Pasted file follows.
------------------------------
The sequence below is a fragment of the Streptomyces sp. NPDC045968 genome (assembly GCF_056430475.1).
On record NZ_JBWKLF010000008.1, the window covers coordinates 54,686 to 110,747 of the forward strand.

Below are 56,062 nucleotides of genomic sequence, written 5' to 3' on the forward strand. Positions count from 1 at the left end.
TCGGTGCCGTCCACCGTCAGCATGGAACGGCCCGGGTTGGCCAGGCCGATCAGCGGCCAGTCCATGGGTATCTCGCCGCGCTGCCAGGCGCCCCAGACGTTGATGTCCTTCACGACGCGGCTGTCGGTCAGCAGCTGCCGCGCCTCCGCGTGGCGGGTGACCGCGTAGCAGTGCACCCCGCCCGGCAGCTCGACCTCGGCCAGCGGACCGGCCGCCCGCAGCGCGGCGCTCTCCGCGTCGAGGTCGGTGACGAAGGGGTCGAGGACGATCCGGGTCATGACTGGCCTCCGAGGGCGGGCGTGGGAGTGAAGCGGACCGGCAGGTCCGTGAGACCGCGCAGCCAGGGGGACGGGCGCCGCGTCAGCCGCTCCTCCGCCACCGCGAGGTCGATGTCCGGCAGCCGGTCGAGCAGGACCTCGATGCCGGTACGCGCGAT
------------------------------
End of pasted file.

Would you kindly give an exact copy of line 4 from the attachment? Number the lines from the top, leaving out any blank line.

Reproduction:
TCGGTGCCGTCCACCGTCAGCATGGAACGGCCCGGGTTGGCCAGGCCGATCAGCGGCCAGTCCATGGGTATCTCGCCGCGCTGCCAGGCGCCCCAGACGTTGATGTCCTTCACGACGCGGCTGTCGGTCAGCAGCTGCCGCGCCTCCGCGTGGCGGGTGACCGCGTAGCAGTGCACCCCGCCCGGCAGCTCGACCTCGGCCAGCGGACCGGCCGCCCGCAGCGCGGCGCTCTCCGCGTCGAGGTCGGTGACGAAGGGGTCGAGGACGATCCGGGTCATGACTGGCCTCCGAGGGCGGGCGTGGGAGTGAAGCGGACCGGCAGGTCCGTGAGACCGCGCAGCCAGGGGGACGGGCGCCGCGTCAGCCGCTCCTCCGCCACCGCGAGGTCGATGTCCGGCAGCCGGTCGAGCAGGACCTCGATGCCGGTACGCGCGAT